• Living Hope Community Church
  • Queen Street East Presbyterian
  • St. Anargyroi Old Calendar Greek Orthodox
  • St. Matthew's Cathedral
  • St. Joseph's Roman Catholic Church
  • Toronto Gospel Lighthouse

Political representation[edit]

Leslieville is in the federal political riding of Toronto-Danforth, represented by Liberal MP Julie Dabrusin. Municipally, Leslieville is in Toronto Ward 14, represented by City Councillor Paula Fletcher. The seat in the Ontario provincial parliament is currently held by New Democrat Peter Tabuns, elected in the March 30, 2006 by-election and then re-elected in the 2007 general election.

Federally, the riding was represented by New Democrats from 1965 until 1988; past MPs include Bob Rae (1978-1982), who resigned to become leader of the provincial NDP, and was later Premier of Ontario in the NDP majority government of 1990-1995. In the 1988 federal election, the seat was won by Liberal Dennis Mills. Mills held the riding until Jack Layton of the New Democratic Party regained the seat in the 2004 Canadian federal election.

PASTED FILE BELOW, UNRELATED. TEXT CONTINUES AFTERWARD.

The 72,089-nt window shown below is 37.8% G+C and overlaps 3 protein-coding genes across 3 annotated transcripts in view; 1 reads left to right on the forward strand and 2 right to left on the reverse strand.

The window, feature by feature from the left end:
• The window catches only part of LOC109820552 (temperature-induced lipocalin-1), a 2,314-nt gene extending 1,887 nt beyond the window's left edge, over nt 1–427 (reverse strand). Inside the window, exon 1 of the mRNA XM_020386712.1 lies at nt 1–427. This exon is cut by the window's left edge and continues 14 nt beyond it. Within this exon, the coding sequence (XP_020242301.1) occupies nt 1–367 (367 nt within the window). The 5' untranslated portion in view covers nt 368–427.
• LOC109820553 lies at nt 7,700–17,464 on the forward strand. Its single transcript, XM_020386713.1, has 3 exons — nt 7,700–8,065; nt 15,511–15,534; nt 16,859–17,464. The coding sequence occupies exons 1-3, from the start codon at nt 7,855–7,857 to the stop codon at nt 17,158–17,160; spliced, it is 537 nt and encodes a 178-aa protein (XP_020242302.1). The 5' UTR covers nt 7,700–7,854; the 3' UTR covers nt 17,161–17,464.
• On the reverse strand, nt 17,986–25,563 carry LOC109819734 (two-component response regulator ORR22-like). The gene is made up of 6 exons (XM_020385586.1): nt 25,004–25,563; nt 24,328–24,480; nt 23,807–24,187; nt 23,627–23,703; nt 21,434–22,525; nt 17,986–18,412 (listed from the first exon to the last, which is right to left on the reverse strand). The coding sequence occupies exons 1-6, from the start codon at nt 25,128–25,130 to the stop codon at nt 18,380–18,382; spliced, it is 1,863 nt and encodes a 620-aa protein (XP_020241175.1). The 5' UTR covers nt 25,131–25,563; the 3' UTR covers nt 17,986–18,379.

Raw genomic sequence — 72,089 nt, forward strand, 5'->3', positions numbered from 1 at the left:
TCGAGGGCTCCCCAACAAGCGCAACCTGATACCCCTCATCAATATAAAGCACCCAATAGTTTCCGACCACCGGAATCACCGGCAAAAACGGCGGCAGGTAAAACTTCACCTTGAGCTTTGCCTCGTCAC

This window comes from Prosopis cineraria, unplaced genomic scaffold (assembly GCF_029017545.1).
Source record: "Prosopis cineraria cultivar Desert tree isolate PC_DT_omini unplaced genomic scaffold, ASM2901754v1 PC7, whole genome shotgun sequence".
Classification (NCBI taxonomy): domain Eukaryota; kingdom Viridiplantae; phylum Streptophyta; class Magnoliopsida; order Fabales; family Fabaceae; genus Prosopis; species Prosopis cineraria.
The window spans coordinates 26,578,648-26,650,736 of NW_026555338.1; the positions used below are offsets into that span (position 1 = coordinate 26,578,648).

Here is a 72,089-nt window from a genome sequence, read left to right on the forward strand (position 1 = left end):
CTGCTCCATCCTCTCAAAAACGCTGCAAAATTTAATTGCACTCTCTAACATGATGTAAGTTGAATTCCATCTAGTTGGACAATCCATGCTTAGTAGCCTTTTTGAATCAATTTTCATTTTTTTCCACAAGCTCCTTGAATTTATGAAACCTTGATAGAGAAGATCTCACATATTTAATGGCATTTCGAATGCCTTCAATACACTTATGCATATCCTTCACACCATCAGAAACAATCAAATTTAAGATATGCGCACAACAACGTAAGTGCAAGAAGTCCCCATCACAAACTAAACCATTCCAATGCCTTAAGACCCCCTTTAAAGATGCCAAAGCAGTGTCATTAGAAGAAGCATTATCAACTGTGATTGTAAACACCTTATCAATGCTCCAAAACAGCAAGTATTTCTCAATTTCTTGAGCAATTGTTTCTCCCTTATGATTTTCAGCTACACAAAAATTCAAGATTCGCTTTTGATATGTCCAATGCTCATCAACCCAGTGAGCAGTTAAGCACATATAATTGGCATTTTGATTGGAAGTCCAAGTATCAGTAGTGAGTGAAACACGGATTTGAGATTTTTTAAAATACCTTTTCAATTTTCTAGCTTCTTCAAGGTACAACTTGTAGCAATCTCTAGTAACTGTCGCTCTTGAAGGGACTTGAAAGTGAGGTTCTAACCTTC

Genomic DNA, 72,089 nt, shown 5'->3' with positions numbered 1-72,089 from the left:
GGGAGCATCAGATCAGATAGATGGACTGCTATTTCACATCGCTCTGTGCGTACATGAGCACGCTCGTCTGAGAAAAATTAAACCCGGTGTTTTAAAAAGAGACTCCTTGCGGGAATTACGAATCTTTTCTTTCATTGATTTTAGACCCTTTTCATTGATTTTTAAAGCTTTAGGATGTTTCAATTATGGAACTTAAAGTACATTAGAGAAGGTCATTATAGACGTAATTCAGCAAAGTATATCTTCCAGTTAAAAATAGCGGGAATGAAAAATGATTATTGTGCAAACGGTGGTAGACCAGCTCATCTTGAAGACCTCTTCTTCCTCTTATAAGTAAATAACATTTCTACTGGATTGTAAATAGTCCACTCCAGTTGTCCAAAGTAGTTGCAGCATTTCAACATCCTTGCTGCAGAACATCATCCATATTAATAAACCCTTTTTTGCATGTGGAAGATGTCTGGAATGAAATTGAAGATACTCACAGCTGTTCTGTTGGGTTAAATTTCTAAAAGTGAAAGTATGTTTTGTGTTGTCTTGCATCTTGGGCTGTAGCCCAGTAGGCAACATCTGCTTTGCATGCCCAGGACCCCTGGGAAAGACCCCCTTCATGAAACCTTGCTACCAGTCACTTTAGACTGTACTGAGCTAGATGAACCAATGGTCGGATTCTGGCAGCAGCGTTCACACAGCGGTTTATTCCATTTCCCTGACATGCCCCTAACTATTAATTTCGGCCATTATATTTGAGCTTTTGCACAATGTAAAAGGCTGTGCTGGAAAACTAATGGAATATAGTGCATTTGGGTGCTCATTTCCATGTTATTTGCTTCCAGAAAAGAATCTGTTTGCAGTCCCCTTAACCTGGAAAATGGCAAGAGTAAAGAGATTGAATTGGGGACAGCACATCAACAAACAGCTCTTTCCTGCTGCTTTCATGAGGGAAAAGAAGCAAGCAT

The provincial seat was previously held by Marilyn Churley, then deputy leader of the New Democratic Party of Ontario, until she resigned prior to an unsuccessful bid for the adjacent federal seat of Beaches-East York in the January 2006 federal election. Provincially, the riding has elected a New Democrat in every election and by-election since 1963.

See also[edit]

References[edit]

  1. ^ Jessica McDiarmid (20 July 2016). "Toronto 'Maple Leaf Forever' tree lives on through offspring". Toronto Star. Retrieved 2016-07-20.
  2. ^ http://urbantoronto.ca/news/2012/12/carlaw-creation-condominium-corridor
  3. ^ Huffman, Tracy (April 5, 2007). "Bikers lose their playhouse". The Toronto Star. Retrieved 25 October 2012.

External links[edit]